First, foreign firms’ participation in inter-Korean economic cooperation will contribute to a more stable relationship between the two Koreas. In addition, we can expect foreign firms to function as a safety net and further the quality and scale of inter-Korean economic cooperation. This is because foreign firm participation rests on the assumption of peace on the Korean Peninsula. From the standpoint of peace economy theory, peace on the Korean Peninsula would bring economic benefits not only to the two Koreas but also the international community. In terms of capitalist peace, foreign firm participation would increase the benefits from inter-Korean economic cooperation due to a larger scale of projects and would lead to continued cooperation, thus providing a positive contribution to promoting perpetual peace.   
    The economic incentives that foreign firms can expect represent the potential for economic growth of North Korea and the indirect benefits from inter-Korean economic cooperation projects. First, investment in North Korea carries incentives such as allowing first-mover advantage, low wages, access to abundant mineral resources, and geographic proximity to large markets such as South Korea, China and Japan. In addition, foreign firms can utilize the established legal institutions, such as investment guarantees from the Inter-Korean Cooperation Fund or tax reductions and tariff-free trade between the two Koreas, as well as indirect benefits from Korea’s numerous FTAs. With these incentives, we discovered that multiple foreign firms wanted to advance into the Kaesong Industrial Complex before it was completely shut down in 2016.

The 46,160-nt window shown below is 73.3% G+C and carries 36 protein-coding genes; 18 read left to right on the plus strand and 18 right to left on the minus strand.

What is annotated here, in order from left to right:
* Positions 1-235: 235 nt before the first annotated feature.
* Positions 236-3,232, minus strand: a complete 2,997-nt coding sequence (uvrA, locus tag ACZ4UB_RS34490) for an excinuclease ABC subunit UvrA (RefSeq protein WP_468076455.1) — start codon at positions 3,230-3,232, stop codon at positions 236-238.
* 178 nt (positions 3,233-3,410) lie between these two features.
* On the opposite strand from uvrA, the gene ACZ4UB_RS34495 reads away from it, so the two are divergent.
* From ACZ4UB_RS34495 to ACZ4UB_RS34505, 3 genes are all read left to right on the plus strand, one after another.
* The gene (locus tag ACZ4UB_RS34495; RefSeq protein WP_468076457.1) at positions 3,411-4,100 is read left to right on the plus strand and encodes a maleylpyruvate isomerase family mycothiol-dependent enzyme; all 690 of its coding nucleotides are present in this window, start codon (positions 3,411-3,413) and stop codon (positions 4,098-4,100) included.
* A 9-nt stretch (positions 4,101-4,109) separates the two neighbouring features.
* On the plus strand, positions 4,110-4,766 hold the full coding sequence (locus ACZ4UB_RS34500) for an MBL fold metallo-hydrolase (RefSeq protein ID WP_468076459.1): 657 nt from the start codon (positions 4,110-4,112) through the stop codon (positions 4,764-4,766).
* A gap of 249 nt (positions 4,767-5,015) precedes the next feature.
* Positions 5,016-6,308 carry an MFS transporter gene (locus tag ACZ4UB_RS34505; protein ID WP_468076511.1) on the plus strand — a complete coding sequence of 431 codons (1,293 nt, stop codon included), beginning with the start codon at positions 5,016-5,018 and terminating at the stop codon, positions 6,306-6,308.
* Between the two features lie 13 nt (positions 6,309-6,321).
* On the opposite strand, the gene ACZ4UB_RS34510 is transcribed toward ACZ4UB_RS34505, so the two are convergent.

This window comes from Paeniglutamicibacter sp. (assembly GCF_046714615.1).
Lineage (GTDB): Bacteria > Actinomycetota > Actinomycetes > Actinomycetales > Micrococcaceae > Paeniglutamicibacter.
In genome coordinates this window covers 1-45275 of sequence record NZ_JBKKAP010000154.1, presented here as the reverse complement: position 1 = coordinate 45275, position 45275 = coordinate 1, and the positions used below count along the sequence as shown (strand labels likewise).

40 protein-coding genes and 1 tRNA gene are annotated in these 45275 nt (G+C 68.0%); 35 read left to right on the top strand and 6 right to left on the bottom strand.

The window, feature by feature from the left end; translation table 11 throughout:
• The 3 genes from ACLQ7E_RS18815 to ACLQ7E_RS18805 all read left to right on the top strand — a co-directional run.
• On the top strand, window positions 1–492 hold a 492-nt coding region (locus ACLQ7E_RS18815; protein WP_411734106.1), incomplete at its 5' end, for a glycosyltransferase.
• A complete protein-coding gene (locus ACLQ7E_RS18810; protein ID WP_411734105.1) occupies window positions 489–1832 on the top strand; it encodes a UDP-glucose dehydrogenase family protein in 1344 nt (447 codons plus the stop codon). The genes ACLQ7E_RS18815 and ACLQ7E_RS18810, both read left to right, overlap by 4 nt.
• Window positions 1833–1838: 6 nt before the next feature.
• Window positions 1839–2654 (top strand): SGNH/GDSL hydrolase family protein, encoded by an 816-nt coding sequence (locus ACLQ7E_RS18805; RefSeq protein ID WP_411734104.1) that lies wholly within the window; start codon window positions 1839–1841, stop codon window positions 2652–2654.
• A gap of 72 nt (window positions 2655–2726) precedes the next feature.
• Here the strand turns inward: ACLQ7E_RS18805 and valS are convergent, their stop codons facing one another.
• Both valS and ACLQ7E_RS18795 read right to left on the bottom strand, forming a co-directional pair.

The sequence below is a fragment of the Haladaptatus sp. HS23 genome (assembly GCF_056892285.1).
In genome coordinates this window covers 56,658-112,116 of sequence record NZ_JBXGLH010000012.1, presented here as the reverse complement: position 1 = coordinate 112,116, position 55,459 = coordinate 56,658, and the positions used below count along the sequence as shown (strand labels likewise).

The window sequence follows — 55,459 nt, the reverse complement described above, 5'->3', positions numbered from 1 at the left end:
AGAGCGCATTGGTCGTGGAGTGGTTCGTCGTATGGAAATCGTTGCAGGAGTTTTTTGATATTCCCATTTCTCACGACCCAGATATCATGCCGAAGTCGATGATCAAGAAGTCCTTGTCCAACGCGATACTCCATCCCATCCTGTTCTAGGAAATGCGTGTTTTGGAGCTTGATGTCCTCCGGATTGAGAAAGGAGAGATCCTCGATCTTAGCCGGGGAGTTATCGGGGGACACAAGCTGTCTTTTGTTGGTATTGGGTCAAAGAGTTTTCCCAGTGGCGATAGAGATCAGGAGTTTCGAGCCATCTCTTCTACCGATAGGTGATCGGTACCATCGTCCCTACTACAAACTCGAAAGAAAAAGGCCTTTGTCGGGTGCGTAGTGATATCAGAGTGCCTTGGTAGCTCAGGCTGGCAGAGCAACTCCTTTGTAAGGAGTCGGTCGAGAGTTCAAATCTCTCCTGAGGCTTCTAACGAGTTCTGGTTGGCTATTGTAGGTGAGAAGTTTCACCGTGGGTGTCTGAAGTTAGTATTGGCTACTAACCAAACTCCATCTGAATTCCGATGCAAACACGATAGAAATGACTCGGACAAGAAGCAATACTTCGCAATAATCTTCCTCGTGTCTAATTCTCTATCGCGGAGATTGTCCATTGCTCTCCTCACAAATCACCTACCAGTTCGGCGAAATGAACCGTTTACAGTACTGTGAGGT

However, the political and legal environment for foreign firms to actually participate turned out to be weak. Although the South Korean government’s policy on the Peninsula aims to expand cooperation with neighboring countries, and even though there is a potential demand for foreign firms to participate, we maintain that there are currently no specific projects that envision such direction. Although substantial time is required for actual investment to occur, we see that there is a need for policies for foreign investors to be created and disseminated strategically.